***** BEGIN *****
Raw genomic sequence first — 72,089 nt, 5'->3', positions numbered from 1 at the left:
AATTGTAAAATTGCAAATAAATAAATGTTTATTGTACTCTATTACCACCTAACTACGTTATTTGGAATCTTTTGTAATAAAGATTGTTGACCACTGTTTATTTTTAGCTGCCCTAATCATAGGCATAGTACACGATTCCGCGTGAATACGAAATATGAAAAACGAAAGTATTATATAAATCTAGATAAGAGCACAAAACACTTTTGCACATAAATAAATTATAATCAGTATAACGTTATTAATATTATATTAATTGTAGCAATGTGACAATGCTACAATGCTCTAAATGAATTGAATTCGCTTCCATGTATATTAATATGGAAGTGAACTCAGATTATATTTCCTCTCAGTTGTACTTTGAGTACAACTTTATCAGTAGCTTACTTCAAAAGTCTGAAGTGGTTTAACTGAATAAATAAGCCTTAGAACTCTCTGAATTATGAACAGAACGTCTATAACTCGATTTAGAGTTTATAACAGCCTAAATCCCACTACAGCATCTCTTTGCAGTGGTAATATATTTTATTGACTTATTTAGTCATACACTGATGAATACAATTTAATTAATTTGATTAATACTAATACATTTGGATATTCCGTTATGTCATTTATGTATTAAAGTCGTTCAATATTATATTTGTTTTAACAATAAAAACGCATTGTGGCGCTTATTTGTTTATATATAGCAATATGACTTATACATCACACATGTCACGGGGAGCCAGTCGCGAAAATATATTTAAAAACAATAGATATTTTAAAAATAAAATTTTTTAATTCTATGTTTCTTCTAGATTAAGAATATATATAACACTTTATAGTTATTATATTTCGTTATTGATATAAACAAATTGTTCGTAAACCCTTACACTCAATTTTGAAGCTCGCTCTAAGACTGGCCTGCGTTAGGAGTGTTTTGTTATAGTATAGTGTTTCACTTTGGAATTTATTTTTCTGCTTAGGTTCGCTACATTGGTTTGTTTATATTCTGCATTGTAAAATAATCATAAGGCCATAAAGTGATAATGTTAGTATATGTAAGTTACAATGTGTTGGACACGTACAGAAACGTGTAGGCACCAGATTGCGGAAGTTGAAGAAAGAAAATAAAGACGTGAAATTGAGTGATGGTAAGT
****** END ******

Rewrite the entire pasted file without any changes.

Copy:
Raw genomic sequence first — 72,089 nt, 5'->3', positions numbered from 1 at the left:
AATTGTAAAATTGCAAATAAATAAATGTTTATTGTACTCTATTACCACCTAACTACGTTATTTGGAATCTTTTGTAATAAAGATTGTTGACCACTGTTTATTTTTAGCTGCCCTAATCATAGGCATAGTACACGATTCCGCGTGAATACGAAATATGAAAAACGAAAGTATTATATAAATCTAGATAAGAGCACAAAACACTTTTGCACATAAATAAATTATAATCAGTATAACGTTATTAATATTATATTAATTGTAGCAATGTGACAATGCTACAATGCTCTAAATGAATTGAATTCGCTTCCATGTATATTAATATGGAAGTGAACTCAGATTATATTTCCTCTCAGTTGTACTTTGAGTACAACTTTATCAGTAGCTTACTTCAAAAGTCTGAAGTGGTTTAACTGAATAAATAAGCCTTAGAACTCTCTGAATTATGAACAGAACGTCTATAACTCGATTTAGAGTTTATAACAGCCTAAATCCCACTACAGCATCTCTTTGCAGTGGTAATATATTTTATTGACTTATTTAGTCATACACTGATGAATACAATTTAATTAATTTGATTAATACTAATACATTTGGATATTCCGTTATGTCATTTATGTATTAAAGTCGTTCAATATTATATTTGTTTTAACAATAAAAACGCATTGTGGCGCTTATTTGTTTATATATAGCAATATGACTTATACATCACACATGTCACGGGGAGCCAGTCGCGAAAATATATTTAAAAACAATAGATATTTTAAAAATAAAATTTTTTAATTCTATGTTTCTTCTAGATTAAGAATATATATAACACTTTATAGTTATTATATTTCGTTATTGATATAAACAAATTGTTCGTAAACCCTTACACTCAATTTTGAAGCTCGCTCTAAGACTGGCCTGCGTTAGGAGTGTTTTGTTATAGTATAGTGTTTCACTTTGGAATTTATTTTTCTGCTTAGGTTCGCTACATTGGTTTGTTTATATTCTGCATTGTAAAATAATCATAAGGCCATAAAGTGATAATGTTAGTATATGTAAGTTACAATGTGTTGGACACGTACAGAAACGTGTAGGCACCAGATTGCGGAAGTTGAAGAAAGAAAATAAAGACGTGAAATTGAGTGATGGTAAGT